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[News Focus] Inside the controversy over Incheon Airport’s hiring plan

Ruling camp blames fake news, but critics see simmering anger of youth for diminishing opportunities

Unionized workers of the Incheon International Airport Corp. protest the company’s plan to directly hire security workers during a press conference near the Blue House in Seoul on Friday. (Yonhap)
Unionized workers of the Incheon International Airport Corp. protest the company’s plan to directly hire security workers during a press conference near the Blue House in Seoul on Friday. (Yonhap)
Controversy over the Incheon International Airport Corp.’s plan to directly hire security workers has spilt over into the political arena, with the main opposition party pinpointing President Moon Jae-in’s “zero irregular job” initiative as the root cause of the problem. 

Public outcry erupted when the state-run airport operator, favored by many job seekers for its job security and benefits, announced plans last week to grant permanent positions to 1,902 contract and part-time security officers.

By 4:40 p.m. Sunday, more than 258,800 people had signed an online petition posted on the website of the presidential office questioning the equality of taking away opportunities from other job seekers. It also claimed the move is a reverse discrimination against existing full-time employees who went through rigorous, open competition to land jobs there.

‘It’s fake news’

The Blue House and the ruling Democratic Party of Korea see fake news and misinformation as playing a big part in the latest controversy. A lot of what has been reported is not true, they say. 

Hwang Deok-soon, senior secretary for jobs to President Moon, said in a radio talk show a day after the petition was filed that it was misinformation. According to him, the planned employment status change of security workers will not affect the company’s annual recruitment of college graduates.

Furthermore, many of the irregular workers will go through a screening process to earn permanent positions, and their salary level will not differ from the current level of around 33 million won, as opposed to the rumored 50 million won. 

Many representatives of the ruling party and its support caucuses added support. Democratic Party Chairman Lee Hae-chan said Friday, “It is clear how much false information can disturb the people from what is seen nowadays.”

Amid efforts to set things straight and soothe the anger of job seekers, however, the controversy took a sharp political turn, with rival politicians exchanging barbs over who’s at fault.  

Rep. Ahn Cheol-soo of the People’s Party took aim directly at President Moon, saying abnormality at the airport is due to the state leader, who during his much-publicized visit to the airport in May 2017, his first official schedule since taking office, pledged to grant the permanent employment status to all irregulars at the airport.

“Under this administration, buying an apartment needs the luck to win a lottery and the same goes for landing regular jobs,” he said. “Who’s going to answer to the frustration of millions of young people who have been working so diligently?”

Rep. Kim Doo-kwan of the ruling party fought back, saying opposition lawmakers were taking the issue as an opportunity to attack the Moon administration, without fully understanding how unfair the labor market is for non-regular workers. “Is it fair then those who have attended school for a little longer take home twice as much as those who did not?”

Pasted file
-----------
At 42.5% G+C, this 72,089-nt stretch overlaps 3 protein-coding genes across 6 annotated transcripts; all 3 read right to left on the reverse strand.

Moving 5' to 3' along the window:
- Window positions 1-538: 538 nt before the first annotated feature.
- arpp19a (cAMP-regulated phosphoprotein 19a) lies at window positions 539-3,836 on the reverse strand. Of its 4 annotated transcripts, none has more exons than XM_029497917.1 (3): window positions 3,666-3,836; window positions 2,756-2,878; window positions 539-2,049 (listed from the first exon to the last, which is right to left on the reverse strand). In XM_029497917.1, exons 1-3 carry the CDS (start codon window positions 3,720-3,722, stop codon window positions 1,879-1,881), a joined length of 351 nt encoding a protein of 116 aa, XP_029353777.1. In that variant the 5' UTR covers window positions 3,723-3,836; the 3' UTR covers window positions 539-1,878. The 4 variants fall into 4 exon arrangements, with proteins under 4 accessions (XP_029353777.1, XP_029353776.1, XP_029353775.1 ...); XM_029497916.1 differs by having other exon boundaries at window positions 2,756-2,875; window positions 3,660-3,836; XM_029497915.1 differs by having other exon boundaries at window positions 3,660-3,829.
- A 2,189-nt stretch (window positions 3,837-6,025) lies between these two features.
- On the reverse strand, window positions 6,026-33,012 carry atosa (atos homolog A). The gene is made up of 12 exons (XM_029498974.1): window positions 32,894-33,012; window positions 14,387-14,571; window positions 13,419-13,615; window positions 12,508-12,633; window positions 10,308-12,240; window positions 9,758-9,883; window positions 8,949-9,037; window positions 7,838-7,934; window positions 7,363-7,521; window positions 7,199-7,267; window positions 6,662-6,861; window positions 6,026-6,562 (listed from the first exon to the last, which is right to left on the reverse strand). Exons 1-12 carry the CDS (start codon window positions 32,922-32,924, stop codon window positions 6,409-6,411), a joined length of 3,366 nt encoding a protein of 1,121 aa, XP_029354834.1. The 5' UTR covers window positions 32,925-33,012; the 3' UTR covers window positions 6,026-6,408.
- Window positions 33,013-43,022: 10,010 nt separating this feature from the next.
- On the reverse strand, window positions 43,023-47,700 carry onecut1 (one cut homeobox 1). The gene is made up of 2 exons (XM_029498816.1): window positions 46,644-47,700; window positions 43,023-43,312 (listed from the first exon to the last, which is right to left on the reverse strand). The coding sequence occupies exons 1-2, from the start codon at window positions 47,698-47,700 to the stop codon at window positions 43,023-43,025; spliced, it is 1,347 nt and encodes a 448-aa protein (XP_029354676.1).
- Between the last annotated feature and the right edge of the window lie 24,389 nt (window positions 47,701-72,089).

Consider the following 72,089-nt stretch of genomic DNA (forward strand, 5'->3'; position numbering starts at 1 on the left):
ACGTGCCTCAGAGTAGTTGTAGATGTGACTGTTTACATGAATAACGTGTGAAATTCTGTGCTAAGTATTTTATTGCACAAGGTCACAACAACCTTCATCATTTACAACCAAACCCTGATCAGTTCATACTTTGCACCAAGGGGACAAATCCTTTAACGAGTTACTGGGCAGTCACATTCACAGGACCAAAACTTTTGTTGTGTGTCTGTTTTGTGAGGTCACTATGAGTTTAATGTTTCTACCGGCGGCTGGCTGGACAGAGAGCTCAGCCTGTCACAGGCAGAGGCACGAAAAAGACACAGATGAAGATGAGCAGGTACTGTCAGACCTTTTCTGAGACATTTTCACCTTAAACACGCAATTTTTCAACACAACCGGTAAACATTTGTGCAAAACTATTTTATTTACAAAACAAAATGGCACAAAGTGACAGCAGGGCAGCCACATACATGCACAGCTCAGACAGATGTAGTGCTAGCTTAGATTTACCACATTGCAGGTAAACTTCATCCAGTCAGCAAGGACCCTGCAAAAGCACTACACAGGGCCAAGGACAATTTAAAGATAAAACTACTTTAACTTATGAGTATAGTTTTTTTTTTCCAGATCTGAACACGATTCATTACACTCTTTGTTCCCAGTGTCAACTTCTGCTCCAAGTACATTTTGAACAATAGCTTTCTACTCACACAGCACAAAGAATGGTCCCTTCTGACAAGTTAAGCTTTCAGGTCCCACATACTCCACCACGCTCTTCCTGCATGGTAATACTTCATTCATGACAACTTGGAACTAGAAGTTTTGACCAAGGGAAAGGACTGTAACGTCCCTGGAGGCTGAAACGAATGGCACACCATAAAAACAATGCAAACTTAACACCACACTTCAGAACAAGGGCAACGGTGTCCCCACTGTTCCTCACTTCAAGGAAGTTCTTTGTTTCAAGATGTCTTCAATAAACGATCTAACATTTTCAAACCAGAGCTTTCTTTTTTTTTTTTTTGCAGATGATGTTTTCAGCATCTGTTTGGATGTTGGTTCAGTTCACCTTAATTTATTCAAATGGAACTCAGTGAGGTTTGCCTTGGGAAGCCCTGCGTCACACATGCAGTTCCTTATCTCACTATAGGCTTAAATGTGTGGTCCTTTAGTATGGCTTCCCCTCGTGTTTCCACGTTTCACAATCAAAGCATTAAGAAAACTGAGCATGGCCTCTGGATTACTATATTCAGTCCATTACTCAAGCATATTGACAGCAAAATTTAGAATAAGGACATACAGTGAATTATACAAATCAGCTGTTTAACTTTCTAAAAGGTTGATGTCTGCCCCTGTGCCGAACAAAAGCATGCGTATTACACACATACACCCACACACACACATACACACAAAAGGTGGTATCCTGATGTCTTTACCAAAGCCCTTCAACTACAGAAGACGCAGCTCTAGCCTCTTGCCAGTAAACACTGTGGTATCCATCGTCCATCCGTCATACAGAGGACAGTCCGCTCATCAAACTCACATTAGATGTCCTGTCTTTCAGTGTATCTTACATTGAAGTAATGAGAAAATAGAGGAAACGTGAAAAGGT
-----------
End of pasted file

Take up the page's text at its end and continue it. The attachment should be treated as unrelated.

“Is it fair to fire all who have been working as security officers for the past three years and open a new recruitment process?”

Irregulars or non-regulars are workers with short-term, part-time contracts or dispatched by manpower agencies who work for lower wages and with less job security.

Angry 20s

Beneath the controversy lies the simmering anger of those in their 20s who feel deprived of opportunities in life compared to their parent generation, many experts and observers point out. Fairness has been a growing call of younger generations, which established politics have failed to heed, they say.

“It is infuriating. Job seekers have been making efforts to even just land an interview for positions there (Incheon airport),” said Jung, a 27-year-old job seeker in Daejeon.

“The focus should be on providing equal opportunities and level-playing field, not giving a leeway to some particular groups for the jobs that many fight so much for.”

Jung felt the government and ruling party have been unfairly criticizing young job seekers and regular employees at the airport operator by reducing their claims to just “fake news.”

“President Moon must have pushed for the irregular workers’ policy out of good will, but in the process, some people felt left behind and deprived of opportunities,” said Koo Jeong-woo, a sociology professor at Sungkyunkwan University.

“The airport case has touched upon the most sensitive issues for the 20s which are fairness and justice,” he added. 

Rep. Ha Tae-keung of the opposition United Future Party, echoed a similar view.

“Fairness is a belief that young people who work hard get rewarded more than those who work less,” he said on social media.

He criticized the ruling camp’s lack of empathy for those in their 20s who would go for a 200:1 competition for the lowest-ranking government job that pays 23 million won ($19,100) a year.

Giving jobs that pay 35 million won per year to a certain group without open competition is unfair, he stressed.

In criticism of Rep. Kim, he also said the reality faced by young job seekers now is completely different from when Rep. Kim was young. “Don’t add fuel to the anger of 20s in these dog days of summer.”

By Ko Jun-tae (